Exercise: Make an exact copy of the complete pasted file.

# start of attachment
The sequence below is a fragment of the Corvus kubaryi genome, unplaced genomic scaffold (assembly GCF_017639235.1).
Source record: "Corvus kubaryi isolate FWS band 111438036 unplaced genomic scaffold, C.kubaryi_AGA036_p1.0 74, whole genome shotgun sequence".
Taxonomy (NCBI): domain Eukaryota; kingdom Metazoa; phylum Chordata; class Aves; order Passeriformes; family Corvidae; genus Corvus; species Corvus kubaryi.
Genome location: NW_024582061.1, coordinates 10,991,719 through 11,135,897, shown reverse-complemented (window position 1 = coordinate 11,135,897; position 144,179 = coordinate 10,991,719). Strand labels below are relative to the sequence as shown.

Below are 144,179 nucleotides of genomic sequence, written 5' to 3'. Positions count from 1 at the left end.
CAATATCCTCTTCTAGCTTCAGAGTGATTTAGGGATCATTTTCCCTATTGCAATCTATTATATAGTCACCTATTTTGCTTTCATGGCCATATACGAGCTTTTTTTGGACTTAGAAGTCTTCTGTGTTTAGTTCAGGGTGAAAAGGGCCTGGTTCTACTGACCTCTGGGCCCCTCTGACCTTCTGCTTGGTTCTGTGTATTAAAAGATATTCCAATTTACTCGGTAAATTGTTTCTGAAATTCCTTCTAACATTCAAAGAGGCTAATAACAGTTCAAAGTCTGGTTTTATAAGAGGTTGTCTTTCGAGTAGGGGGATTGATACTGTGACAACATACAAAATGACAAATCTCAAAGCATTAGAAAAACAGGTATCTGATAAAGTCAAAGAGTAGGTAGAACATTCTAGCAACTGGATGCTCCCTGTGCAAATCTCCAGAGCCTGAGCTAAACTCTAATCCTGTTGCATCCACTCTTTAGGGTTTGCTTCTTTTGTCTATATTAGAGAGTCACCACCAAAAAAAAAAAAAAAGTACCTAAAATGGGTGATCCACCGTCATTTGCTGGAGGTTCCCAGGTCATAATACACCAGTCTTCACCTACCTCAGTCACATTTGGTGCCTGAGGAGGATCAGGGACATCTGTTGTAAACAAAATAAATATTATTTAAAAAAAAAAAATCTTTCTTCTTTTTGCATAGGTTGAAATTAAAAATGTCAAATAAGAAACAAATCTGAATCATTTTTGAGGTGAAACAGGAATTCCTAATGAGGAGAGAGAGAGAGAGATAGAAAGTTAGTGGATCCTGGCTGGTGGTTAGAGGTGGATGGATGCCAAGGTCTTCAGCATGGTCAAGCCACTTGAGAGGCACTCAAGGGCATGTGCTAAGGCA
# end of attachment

The sequence below is a fragment of the Corvus kubaryi genome, unplaced genomic scaffold (assembly GCF_017639235.1).
Source record: "Corvus kubaryi isolate FWS band 111438036 unplaced genomic scaffold, C.kubaryi_AGA036_p1.0 74, whole genome shotgun sequence".
Taxonomy (NCBI): domain Eukaryota; kingdom Metazoa; phylum Chordata; class Aves; order Passeriformes; family Corvidae; genus Corvus; species Corvus kubaryi.
Genome location: NW_024582061.1, coordinates 10,991,719 through 11,135,897, shown reverse-complemented (window position 1 = coordinate 11,135,897; position 144,179 = coordinate 10,991,719). Strand labels below are relative to the sequence as shown.

Below are 144,179 nucleotides of genomic sequence, written 5' to 3'. Positions count from 1 at the left end.
CAATATCCTCTTCTAGCTTCAGAGTGATTTAGGGATCATTTTCCCTATTGCAATCTATTATATAGTCACCTATTTTGCTTTCATGGCCATATACGAGCTTTTTTTGGACTTAGAAGTCTTCTGTGTTTAGTTCAGGGTGAAAAGGGCCTGGTTCTACTGACCTCTGGGCCCCTCTGACCTTCTGCTTGGTTCTGTGTATTAAAAGATATTCCAATTTACTCGGTAAATTGTTTCTGAAATTCCTTCTAACATTCAAAGAGGCTAATAACAGTTCAAAGTCTGGTTTTATAAGAGGTTGTCTTTCGAGTAGGGGGATTGATACTGTGACAACATACAAAATGACAAATCTCAAAGCATTAGAAAAACAGGTATCTGATAAAGTCAAAGAGTAGGTAGAACATTCTAGCAACTGGATGCTCCCTGTGCAAATCTCCAGAGCCTGAGCTAAACTCTAATCCTGTTGCATCCACTCTTTAGGGTTTGCTTCTTTTGTCTATATTAGAGAGTCACCACCAAAAAAAAAAAAAAAGTACCTAAAATGGGTGATCCACCGTCATTTGCTGGAGGTTCCCAGGTCATAATACACCAGTCTTCACCTACCTCAGTCACATTTGGTGCCTGAGGAGGATCAGGGACATCTGTTGTAAACAAAATAAATATTATTTAAAAAAAAAAAATCTTTCTTCTTTTTGCATAGGTTGAAATTAAAAATGTCAAATAAGAAACAAATCTGAATCATTTTTGAGGTGAAACAGGAATTCCTAATGAGGAGAGAGAGAGAGAGATAGAAAGTTAGTGGATCCTGGCTGGTGGTTAGAGGTGGATGGATGCCAAGGTCTTCAGCATGGTCAAGCCACTTGAGAGGCACTCAAGGGCATGTGCTAAGGCA